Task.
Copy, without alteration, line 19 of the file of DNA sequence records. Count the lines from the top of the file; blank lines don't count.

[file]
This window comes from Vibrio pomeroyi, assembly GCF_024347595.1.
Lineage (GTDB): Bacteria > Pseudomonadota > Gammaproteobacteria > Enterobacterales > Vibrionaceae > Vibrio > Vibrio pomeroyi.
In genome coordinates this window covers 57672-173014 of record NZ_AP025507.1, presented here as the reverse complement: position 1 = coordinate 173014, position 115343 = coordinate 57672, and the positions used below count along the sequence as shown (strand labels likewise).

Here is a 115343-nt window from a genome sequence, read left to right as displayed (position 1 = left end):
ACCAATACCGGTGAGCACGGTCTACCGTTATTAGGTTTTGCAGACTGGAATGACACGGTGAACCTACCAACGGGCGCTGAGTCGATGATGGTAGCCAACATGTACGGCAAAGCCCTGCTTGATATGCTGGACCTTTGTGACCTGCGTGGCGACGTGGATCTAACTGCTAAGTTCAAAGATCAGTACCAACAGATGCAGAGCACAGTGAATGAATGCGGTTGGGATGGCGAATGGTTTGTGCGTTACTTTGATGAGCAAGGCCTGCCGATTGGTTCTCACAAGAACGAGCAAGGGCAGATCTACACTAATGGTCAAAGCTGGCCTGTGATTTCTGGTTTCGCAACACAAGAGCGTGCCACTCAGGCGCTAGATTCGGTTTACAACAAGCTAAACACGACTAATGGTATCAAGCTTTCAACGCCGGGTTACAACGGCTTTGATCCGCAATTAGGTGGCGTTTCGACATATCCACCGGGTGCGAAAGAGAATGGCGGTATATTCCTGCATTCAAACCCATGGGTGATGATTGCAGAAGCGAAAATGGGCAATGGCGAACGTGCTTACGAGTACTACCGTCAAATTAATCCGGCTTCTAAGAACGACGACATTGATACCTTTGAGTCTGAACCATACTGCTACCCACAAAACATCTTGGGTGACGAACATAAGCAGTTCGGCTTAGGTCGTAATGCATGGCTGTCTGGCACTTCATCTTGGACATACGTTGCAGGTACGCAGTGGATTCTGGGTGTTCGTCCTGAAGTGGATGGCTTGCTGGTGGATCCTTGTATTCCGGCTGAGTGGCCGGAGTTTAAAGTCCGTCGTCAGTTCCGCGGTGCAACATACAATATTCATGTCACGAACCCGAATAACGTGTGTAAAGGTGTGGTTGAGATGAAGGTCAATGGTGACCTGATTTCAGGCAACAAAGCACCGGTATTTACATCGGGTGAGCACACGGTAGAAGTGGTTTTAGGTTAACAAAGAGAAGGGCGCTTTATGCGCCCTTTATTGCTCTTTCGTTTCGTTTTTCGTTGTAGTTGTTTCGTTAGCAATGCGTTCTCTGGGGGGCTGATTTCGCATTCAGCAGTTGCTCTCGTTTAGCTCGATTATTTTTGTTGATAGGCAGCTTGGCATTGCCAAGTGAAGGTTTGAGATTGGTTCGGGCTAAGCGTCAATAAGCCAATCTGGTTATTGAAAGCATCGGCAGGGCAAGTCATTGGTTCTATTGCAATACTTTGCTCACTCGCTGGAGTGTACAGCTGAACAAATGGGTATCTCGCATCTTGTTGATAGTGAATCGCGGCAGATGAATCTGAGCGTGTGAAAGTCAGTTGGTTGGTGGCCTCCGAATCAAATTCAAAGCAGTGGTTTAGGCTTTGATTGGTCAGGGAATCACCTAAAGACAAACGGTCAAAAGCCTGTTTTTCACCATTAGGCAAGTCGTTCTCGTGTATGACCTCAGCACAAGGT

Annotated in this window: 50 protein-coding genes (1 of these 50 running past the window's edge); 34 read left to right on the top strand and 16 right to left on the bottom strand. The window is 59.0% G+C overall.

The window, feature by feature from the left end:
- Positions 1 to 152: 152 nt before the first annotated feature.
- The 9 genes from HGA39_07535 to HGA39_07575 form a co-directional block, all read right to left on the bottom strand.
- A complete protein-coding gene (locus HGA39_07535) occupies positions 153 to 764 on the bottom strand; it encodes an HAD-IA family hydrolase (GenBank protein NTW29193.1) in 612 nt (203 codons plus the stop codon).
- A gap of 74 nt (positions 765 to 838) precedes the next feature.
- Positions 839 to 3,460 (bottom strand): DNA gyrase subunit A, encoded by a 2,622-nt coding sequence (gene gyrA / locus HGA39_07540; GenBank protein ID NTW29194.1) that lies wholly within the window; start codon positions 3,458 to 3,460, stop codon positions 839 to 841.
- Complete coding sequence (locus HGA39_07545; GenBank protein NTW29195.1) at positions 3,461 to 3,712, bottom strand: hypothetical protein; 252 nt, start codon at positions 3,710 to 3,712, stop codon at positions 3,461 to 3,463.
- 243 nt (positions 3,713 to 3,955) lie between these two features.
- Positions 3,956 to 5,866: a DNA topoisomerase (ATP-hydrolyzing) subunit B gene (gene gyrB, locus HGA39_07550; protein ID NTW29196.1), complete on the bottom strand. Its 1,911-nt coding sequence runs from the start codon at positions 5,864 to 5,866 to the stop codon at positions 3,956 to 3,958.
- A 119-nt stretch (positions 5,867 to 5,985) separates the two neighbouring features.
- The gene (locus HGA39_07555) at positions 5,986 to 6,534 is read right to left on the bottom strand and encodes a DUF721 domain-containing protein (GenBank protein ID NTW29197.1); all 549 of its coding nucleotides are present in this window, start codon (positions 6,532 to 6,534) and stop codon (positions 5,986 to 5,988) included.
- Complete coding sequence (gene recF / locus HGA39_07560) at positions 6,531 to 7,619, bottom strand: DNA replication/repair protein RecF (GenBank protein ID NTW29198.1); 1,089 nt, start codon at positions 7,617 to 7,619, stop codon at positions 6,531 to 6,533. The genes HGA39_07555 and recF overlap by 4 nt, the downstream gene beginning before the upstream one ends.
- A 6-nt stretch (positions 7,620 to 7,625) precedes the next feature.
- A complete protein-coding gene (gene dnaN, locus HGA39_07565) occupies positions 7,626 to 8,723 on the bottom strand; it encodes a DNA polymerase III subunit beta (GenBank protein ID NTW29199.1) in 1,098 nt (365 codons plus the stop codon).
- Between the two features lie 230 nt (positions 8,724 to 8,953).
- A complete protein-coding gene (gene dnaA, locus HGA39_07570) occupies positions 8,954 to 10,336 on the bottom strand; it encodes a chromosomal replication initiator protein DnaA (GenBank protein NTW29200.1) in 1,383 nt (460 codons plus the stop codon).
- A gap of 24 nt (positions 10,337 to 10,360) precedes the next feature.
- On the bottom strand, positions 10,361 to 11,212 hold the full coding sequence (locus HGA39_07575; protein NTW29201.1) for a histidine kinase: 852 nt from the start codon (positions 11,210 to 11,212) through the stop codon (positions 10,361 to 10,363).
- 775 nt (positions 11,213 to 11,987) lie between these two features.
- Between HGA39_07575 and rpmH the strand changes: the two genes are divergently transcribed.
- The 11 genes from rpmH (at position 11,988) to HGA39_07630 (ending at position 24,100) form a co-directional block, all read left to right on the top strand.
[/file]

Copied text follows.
- A 6-nt stretch (positions 7,620 to 7,625) precedes the next feature.